Hero's Last Flight: Pilot Al Haynes Retires
Al Haynes, the pilot who two years ago was hailed for guiding a crippled United Airlines DC-10 into an Iowa cornfield and credited with saving scores of lives, made his last flight for United yesterday.
Haynes, who turns 60 Saturday and must retire under federal aviation policy, received a hero's welcome as he piloted Flight 455 from Denver into Seattle-Tacoma International Airport. Friends, family members and fans applauded as he smiled and waved from the cockpit.
It was a smooth last ride, Haynes said.
Two years ago, Haynes piloted Flight 232 to a crash landing at Sioux City, Iowa. The plane cartwheeled and broke into four pieces, killing 112 people, but 184 survived. Haynes was praised for steering the craft, which suffered hydraulic failure and lost nearly all maneuverability, about 45 minutes before it crashed.
He smiled and shook his head when asked if he agreed with being labeled a hero. "If they need somebody, I guess that's OK with me," Haynes said with a shrug, adding that thousands of people helped to rescue the survivors.
"He's always been sort of a hero to us, anyway," said his wife, Darlene, who flew first-class on Haynes' last flight.
Airline officials gave Haynes a pin honoring his 35 years as a United pilot.
Typical of his emphasis on teamwork, Haynes asked the original crew from Flight 232 to join him on his last trip.
"It made us feel good," said flight attendant Barb Gillaspie. She stood in a cluster with the other flight attendants, who watched quietly while fans and the media crowded around Haynes.
"I wouldn't have missed it," Gillaspie said, smiling.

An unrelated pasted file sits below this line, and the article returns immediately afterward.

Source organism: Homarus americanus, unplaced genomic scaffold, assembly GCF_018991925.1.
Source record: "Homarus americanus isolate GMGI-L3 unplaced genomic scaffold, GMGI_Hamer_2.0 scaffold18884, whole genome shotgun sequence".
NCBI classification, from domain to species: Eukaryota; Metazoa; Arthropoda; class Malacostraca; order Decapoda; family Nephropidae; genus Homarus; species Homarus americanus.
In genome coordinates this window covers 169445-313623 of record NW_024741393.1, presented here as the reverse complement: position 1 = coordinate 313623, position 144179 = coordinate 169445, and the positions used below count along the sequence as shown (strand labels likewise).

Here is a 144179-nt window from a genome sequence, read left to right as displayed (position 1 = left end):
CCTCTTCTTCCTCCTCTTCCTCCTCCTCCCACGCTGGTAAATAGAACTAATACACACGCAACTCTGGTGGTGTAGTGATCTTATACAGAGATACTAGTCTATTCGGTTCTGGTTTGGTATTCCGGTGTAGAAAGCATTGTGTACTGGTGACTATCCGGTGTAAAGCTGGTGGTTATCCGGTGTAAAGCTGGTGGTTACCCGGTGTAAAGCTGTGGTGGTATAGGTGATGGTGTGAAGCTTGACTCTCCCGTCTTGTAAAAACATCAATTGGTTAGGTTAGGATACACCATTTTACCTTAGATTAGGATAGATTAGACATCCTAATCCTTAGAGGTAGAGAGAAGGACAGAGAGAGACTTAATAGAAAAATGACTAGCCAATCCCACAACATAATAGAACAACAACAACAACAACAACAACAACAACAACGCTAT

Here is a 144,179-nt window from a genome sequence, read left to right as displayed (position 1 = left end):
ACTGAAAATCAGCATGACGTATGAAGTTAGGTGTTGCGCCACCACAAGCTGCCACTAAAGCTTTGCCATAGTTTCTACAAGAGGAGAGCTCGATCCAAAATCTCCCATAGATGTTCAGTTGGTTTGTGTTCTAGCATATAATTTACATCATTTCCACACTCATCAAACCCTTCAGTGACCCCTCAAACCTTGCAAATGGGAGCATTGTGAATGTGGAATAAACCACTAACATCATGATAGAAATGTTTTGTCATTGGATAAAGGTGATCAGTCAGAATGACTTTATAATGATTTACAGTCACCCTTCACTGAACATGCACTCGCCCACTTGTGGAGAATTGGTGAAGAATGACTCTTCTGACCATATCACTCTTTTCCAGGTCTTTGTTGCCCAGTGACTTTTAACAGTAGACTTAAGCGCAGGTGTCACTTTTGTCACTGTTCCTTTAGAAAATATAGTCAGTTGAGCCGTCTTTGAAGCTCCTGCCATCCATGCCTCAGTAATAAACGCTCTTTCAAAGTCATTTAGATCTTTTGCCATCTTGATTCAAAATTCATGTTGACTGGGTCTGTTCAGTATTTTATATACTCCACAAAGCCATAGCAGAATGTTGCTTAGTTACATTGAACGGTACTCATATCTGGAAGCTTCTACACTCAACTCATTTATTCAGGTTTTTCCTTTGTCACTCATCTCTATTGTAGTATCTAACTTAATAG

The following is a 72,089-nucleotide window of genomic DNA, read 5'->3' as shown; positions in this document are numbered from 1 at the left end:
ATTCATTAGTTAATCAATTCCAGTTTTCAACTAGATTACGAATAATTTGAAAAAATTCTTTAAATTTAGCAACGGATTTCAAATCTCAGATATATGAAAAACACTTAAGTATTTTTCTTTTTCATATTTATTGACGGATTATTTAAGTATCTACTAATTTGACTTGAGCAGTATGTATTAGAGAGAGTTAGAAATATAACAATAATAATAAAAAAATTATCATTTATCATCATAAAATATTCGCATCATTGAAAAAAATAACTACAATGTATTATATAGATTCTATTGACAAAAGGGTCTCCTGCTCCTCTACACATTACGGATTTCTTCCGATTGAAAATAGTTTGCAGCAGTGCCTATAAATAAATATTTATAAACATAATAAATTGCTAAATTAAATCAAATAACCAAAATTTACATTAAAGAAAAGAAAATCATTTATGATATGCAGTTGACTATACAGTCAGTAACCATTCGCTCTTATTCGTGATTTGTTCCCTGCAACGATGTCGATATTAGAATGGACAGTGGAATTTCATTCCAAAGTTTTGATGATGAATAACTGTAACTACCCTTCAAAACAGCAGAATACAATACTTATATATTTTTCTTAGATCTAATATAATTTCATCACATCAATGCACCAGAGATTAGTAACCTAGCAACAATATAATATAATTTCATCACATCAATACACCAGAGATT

Crew members said they've kept in touch and still talk about the crash that changed their lives. Haynes' positive attitude was a main part of their healing, they said.
Flight attendant Donna McGrady said that while she and her co-workers had mixed emotions about yesterday's flight, "We did it for him."
Four emergency medical technicians who helped pull passengers from the wreckage two years ago also flew with Haynes to help him celebrate.
"This is a tribute to Al," said James Hathaway, the fire chief at Sioux Gateway Airport. Haynes played a big part in the psychological healing of the emergency teams, visiting and talking with them even months after the crash, Hathaway said.
"We feel he's one of us now," Hathaway said.
Between handshakes, interviews and signing autographs, Haynes took time to hug well-wishers and joke with his family about partying Saturday at a retirement bash at his SeaTac home.
He said he's looking forward to continuing his work as a Little League umpire and announcer for high-school football games.
"I'll do what I've been doing without flying around the country," Haynes said.
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